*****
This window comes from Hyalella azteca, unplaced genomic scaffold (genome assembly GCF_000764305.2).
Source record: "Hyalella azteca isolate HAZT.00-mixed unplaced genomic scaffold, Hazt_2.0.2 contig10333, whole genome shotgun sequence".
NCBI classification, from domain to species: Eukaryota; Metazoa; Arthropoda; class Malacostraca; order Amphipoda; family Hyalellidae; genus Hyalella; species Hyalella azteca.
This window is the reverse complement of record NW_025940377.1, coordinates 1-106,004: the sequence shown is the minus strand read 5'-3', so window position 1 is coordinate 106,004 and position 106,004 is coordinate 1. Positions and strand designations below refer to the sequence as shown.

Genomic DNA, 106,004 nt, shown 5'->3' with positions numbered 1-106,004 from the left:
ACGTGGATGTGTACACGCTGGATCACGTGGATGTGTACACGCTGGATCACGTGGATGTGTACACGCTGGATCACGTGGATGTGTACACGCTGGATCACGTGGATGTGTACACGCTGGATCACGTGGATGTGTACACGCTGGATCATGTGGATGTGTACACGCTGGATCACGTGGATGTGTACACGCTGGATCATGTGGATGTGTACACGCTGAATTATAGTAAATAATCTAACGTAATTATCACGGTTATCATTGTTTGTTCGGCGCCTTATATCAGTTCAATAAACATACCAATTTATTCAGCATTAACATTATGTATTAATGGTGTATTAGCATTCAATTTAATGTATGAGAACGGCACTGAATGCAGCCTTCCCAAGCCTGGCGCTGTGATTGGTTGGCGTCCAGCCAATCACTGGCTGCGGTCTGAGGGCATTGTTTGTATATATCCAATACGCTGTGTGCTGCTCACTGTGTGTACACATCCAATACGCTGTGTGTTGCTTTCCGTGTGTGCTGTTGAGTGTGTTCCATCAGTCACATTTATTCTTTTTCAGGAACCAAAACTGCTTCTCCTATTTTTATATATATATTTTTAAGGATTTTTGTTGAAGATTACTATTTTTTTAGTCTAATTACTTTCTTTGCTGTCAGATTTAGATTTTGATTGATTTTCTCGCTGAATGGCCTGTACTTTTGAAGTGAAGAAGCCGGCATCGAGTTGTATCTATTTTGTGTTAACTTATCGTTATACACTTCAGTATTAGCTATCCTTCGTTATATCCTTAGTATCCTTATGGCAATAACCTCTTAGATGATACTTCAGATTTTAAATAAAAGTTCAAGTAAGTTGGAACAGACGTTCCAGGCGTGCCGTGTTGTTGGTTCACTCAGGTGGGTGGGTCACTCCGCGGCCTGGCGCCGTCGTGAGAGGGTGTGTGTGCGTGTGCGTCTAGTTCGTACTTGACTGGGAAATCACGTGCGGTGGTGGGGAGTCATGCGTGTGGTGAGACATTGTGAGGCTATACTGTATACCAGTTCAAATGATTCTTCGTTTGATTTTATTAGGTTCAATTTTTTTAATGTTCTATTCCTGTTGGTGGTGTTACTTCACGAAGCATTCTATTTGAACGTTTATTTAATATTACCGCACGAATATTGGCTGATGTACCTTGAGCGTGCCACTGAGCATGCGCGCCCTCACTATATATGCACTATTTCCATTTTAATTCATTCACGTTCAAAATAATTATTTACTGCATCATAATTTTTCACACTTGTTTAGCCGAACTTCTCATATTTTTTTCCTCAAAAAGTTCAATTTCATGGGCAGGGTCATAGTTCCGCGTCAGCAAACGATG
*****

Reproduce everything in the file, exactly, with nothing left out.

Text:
This window comes from Hyalella azteca, unplaced genomic scaffold (genome assembly GCF_000764305.2).
Source record: "Hyalella azteca isolate HAZT.00-mixed unplaced genomic scaffold, Hazt_2.0.2 contig10333, whole genome shotgun sequence".
NCBI classification, from domain to species: Eukaryota; Metazoa; Arthropoda; class Malacostraca; order Amphipoda; family Hyalellidae; genus Hyalella; species Hyalella azteca.
This window is the reverse complement of record NW_025940377.1, coordinates 1-106,004: the sequence shown is the minus strand read 5'-3', so window position 1 is coordinate 106,004 and position 106,004 is coordinate 1. Positions and strand designations below refer to the sequence as shown.

Genomic DNA, 106,004 nt, shown 5'->3' with positions numbered 1-106,004 from the left:
ACGTGGATGTGTACACGCTGGATCACGTGGATGTGTACACGCTGGATCACGTGGATGTGTACACGCTGGATCACGTGGATGTGTACACGCTGGATCACGTGGATGTGTACACGCTGGATCACGTGGATGTGTACACGCTGGATCATGTGGATGTGTACACGCTGGATCACGTGGATGTGTACACGCTGGATCATGTGGATGTGTACACGCTGAATTATAGTAAATAATCTAACGTAATTATCACGGTTATCATTGTTTGTTCGGCGCCTTATATCAGTTCAATAAACATACCAATTTATTCAGCATTAACATTATGTATTAATGGTGTATTAGCATTCAATTTAATGTATGAGAACGGCACTGAATGCAGCCTTCCCAAGCCTGGCGCTGTGATTGGTTGGCGTCCAGCCAATCACTGGCTGCGGTCTGAGGGCATTGTTTGTATATATCCAATACGCTGTGTGCTGCTCACTGTGTGTACACATCCAATACGCTGTGTGTTGCTTTCCGTGTGTGCTGTTGAGTGTGTTCCATCAGTCACATTTATTCTTTTTCAGGAACCAAAACTGCTTCTCCTATTTTTATATATATATTTTTAAGGATTTTTGTTGAAGATTACTATTTTTTTAGTCTAATTACTTTCTTTGCTGTCAGATTTAGATTTTGATTGATTTTCTCGCTGAATGGCCTGTACTTTTGAAGTGAAGAAGCCGGCATCGAGTTGTATCTATTTTGTGTTAACTTATCGTTATACACTTCAGTATTAGCTATCCTTCGTTATATCCTTAGTATCCTTATGGCAATAACCTCTTAGATGATACTTCAGATTTTAAATAAAAGTTCAAGTAAGTTGGAACAGACGTTCCAGGCGTGCCGTGTTGTTGGTTCACTCAGGTGGGTGGGTCACTCCGCGGCCTGGCGCCGTCGTGAGAGGGTGTGTGTGCGTGTGCGTCTAGTTCGTACTTGACTGGGAAATCACGTGCGGTGGTGGGGAGTCATGCGTGTGGTGAGACATTGTGAGGCTATACTGTATACCAGTTCAAATGATTCTTCGTTTGATTTTATTAGGTTCAATTTTTTTAATGTTCTATTCCTGTTGGTGGTGTTACTTCACGAAGCATTCTATTTGAACGTTTATTTAATATTACCGCACGAATATTGGCTGATGTACCTTGAGCGTGCCACTGAGCATGCGCGCCCTCACTATATATGCACTATTTCCATTTTAATTCATTCACGTTCAAAATAATTATTTACTGCATCATAATTTTTCACACTTGTTTAGCCGAACTTCTCATATTTTTTTCCTCAAAAAGTTCAATTTCATGGGCAGGGTCATAGTTCCGCGTCAGCAAACGATG